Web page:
RBI hadn't banned Cryptocurrency; Only Regulated it way too much: Sajai Singh,J. Sagar Associates

RBI hadn't banned Cryptocurrency; Only Regulated it way too much: Sajai Singh,J. Sagar Associates

The Supreme Court of India removed the ban on trading of cryptocurrencies in India recently, a decision that has come as a positive surprise for people interested in cryptocurrency trading. However, this might not be a big win for cryptocurrency fans as RBI will still have its say in regulation of trading or dealing with cryptocurrencies.

A review of the decision by the honorable Supreme Court and current situation of cryptocurrency in India by Sajai Singh, Partner, J. Sagar Associates follows.....

The Supreme Court, in the Writ Petition # 528 of 2018 (Internet and Mobile Association of India vs. the Reserve Bank of India) set aside the RBI circular dated April 6, 2018, directing entities regulated by the RBI not to deal with virtual currencies. In a very thought out judgement quoting Satoshi Nakamoto amongst others, the Supreme Court has, based on grounds of proportionality, officially lifted the ‘ban’ on cryptocurrencies in India. Satoshi’s view on the root problem with conventional currency and the trust placed on it; suggesting that the Central Bank is to be trusted not to debase the currency, however, history of fiat currencies may be full of breaches to that trust.

Ironically, the SC, while acknowledging that virtual currencies were meant to kill the demon of a central authority, has held that the RBI has the requisite power to regulate or prohibit virtual currencies. Supported by the argument that anything that may pose a threat to or have an impact to the financial system of India, can be regulated or prohibited by the RBI, despite the activity not forming part of the credit system or payment system. The Payment and Settlement Systems Act, 2007 empowers the RBI to frame policies and issue directions to banks who are system participants, with respect to transactions that fall under the category of payment obligations or payment instruction, if not a true play payment system.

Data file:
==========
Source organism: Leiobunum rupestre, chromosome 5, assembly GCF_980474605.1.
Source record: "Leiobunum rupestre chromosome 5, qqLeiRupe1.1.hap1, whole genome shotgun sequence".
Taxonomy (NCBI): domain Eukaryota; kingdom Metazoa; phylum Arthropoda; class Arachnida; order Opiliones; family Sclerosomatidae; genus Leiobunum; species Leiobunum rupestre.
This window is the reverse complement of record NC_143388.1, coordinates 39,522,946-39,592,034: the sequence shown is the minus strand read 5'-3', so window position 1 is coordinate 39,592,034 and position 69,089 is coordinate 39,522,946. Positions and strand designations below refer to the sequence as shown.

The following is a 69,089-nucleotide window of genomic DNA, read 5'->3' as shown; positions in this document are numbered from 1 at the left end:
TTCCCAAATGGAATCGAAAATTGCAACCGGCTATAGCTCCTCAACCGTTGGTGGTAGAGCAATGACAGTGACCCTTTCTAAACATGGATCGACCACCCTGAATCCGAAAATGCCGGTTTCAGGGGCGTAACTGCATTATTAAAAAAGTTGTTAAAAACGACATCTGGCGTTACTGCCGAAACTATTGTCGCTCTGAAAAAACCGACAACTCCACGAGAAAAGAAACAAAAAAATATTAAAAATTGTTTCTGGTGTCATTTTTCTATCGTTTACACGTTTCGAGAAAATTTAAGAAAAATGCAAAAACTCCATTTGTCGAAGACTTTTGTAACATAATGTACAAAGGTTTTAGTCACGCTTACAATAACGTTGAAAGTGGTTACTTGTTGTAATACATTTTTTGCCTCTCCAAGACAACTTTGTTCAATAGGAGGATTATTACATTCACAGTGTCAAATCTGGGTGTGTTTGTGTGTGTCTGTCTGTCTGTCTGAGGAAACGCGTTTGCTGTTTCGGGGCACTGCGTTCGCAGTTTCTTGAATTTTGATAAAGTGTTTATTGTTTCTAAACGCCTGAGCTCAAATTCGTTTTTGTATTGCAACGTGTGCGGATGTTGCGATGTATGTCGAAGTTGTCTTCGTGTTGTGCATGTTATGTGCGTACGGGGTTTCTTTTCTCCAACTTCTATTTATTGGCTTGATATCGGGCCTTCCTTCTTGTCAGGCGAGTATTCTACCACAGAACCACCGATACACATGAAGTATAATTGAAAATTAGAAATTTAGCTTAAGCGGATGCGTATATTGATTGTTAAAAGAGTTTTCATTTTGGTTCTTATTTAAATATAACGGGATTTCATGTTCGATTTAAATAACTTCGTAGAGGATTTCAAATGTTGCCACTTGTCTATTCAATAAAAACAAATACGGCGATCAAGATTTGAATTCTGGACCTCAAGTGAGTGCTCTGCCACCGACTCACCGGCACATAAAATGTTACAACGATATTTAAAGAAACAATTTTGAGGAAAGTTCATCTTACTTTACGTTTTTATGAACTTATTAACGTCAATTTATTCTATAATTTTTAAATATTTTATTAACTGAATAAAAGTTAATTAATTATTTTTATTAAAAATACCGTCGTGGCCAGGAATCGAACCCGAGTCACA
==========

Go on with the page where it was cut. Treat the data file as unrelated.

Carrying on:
RBI consistently took a stand that it has not prohibited virtual currencies in India. In fact the Inter-Ministerial Committee constituted on November 2, 2017, which recommended a specific legal framework including the introduction of a new law namely, Crypto-token and Crypto-Asset (Banning, Control and Regulation) Bill, 2018, was of the opinion that a ban might be an extreme tool and the same objectives may be achieved through regulatory measures. Of course there was a change of thinking in the Committee when they presented their final report and recommended a complete ban on private crypto currencies through a proposed legislation – Banning of Cryptocurrency and Regulation of Official Digital Currency Act, 2019. This Bill recommended creation of a digital rupee as legal tender by the central Government in consultation with the RBI; and at the same time recognising official foreign digital currencies in India.

The RBI circular, while not banning cryptocurrencies, took away the lifeline of virtual currency trading and functioning of virtual currency exchanges by disconnecting them with the regular banking sector. Post the SC judgement, cryptocurrencies are here to stay, so now more than ever it’s important that India (read RBI) get ahead and regulate them correctly.

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